“Tiger-Poet” (short story) by Atsushi Nakajima
English Publication History: Modern Japanese Stories: An Anthology (Charles E. Company, 1962)
Original: Japanese (山月記), 1942
Translated by Ivan Morris, 1962
Synopsis: Li Cheng passed the civil servant tests with much ease and was held in high regard. After quickly becoming promoted and gaining some experience, he felt that he was above the urbane drudgery and committed himself to writing; however, finally live hand-to-mouth, he reapplied for civil service at a disgracefully low position. The drudgery driving him mad, he leaps out of an inn one day and disappears. Yet one day, one of his old classmates comes across Li Cheng in the forest, but Li Cheng has since taken the form of a tiger, who lapses from animal- to human-state while maintaining his speech and poetry.
Pre-analysis: Just two words can be quite powerful. When I say “I run”, it’s a statement of pride like a welling hot spring. Further, when I say “I read”, it’s also a statement of pride. I don’t get the same sense of pride if I state facts about my gender, nationality, weight, or habits. You’re probably a reader, too, who has amassed a surmountable collection of books. Look at those books, gaze upon their diversity, imagery, and artistry. Now, imagine being someone who’s never read a book. Do you feel empty? or hollow? or devolved? Further, imagine losing your books and not being able to pick up another book or another story for a day (for me, that’d hurt), a week, a month, a year. Do you feel empty again?
Analysis: In line with my interpretation of “Tiger-Poet”, I found an article abstract that resonates what I thought and better captures what I intended to say. The following abstract is from an article titled “A literate tiger: ‘Sangetsuki’ (Tiger-Poet) and the tragedy or discordance” (23 January 2007) by Kido Askew:
This paper examines Nakajima Atsushi’s celebrated short novel about transformation, ‘Sangetsuki’ (‘Tiger-Poet’). I describe Nakajima’s view of literacy and how this view is reflected in ‘Sangetsuki’. For Nakajima, literacy is the fruit of knowledge: once eaten, one can never return to one’s original state of happiness. In Nakajima’s world, to be literate means to experience agony, which is made even more acute when the inner literate mentality is contained within an outer oral appearance. The tragedy of ‘Sangetsuki’ lies not in the transformation of the hero from literate to oral, but in the incompleteness of the transformation; the hero retains his human mentality even after his physical appearance has been transformed. I also discuss ‘Sangetsuki’ in relation to the Gothic novel. It has been said that ‘Sangetsuki’ is Nakajima’s version of ‘Dr Jekyll and Mr Hyde’. However, if we focus on the issue of literacy, it has much more in common with Frankenstein. For the monster in Frankenstein and the hero in ‘Sangetsuki’ share the same suffering: the agony of literacy and the tragedy of discordance.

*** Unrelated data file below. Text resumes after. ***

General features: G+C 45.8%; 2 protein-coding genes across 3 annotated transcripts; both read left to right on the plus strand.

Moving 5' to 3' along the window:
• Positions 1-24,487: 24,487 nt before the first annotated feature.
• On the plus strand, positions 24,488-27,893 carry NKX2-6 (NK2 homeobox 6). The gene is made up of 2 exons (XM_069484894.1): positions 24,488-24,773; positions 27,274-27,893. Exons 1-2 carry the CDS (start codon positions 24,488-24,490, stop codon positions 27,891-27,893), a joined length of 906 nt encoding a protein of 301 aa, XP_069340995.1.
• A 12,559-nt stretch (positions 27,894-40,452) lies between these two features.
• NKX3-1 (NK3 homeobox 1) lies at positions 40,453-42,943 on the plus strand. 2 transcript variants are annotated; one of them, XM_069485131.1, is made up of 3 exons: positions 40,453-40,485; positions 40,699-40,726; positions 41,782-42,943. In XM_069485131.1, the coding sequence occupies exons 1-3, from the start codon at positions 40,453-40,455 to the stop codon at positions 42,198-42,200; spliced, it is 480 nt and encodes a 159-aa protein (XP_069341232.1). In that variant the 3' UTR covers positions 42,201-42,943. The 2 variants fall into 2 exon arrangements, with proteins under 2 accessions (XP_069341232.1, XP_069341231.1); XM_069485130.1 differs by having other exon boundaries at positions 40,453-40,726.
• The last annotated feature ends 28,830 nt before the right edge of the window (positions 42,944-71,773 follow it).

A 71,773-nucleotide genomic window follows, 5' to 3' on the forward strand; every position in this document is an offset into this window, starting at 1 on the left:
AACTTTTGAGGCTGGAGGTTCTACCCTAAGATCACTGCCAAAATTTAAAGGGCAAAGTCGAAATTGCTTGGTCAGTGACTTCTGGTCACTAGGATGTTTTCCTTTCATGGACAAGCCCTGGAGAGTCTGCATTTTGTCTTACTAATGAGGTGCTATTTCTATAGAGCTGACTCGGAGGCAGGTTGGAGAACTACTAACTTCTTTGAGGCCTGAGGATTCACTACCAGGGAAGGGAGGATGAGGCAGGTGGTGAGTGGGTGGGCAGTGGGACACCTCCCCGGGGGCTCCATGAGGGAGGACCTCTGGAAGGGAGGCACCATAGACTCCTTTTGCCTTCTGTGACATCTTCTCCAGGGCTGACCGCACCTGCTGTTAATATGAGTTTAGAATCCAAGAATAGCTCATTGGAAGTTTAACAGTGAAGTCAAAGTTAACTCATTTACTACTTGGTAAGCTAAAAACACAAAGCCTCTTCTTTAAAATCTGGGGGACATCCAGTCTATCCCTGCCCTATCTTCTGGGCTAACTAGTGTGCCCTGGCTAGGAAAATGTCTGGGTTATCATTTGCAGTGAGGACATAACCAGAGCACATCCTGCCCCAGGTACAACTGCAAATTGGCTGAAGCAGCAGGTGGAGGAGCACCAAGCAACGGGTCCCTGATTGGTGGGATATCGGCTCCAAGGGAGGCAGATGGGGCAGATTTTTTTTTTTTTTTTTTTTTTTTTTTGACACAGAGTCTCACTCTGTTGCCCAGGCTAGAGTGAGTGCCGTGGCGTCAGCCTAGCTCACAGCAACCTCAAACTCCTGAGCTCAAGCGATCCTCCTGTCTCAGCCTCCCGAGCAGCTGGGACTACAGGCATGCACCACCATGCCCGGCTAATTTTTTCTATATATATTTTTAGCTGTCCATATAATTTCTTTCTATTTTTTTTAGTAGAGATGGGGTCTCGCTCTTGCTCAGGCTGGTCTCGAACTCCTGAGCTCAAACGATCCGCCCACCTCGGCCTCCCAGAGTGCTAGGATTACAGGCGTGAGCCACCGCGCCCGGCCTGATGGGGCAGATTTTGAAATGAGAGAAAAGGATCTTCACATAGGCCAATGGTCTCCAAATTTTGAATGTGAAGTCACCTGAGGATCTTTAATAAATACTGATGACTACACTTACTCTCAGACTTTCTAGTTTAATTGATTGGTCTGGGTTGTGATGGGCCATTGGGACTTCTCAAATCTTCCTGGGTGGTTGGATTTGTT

Pride seems to have wounded Li Cheng once: He quit the civil service to focus on the nobler quest of writing. That same pride then ruined him again: He couldn’t make a living from writing so he gave up and rejoined the civil service. Then, there’s a third time pride destroyed him: Unable to write what he loves, he loses his mind and devolves to a tiger, the form of which is unable to write, only to remember.
Review: We all experience failure; sometimes, it ruins us. Pardon the cliche: Most of us hit a few bumps on the road of life, but it never turns us into a insect (à la Kafka’s “Metamorphosis”) or a tiger (like Nakajima here). Whichever form failure leaves us in is the form we must accept. Li Cheng’s intellectual destiny as a civil servant contrasted with his artistic idealism, albeit mediocre artistry. So, next time when you fail, be thankful you still have your looks (unlike Kafka’s “Metamorphosis”) and your facilities (unlike Li Cheng). I think the key word here is “poignant”.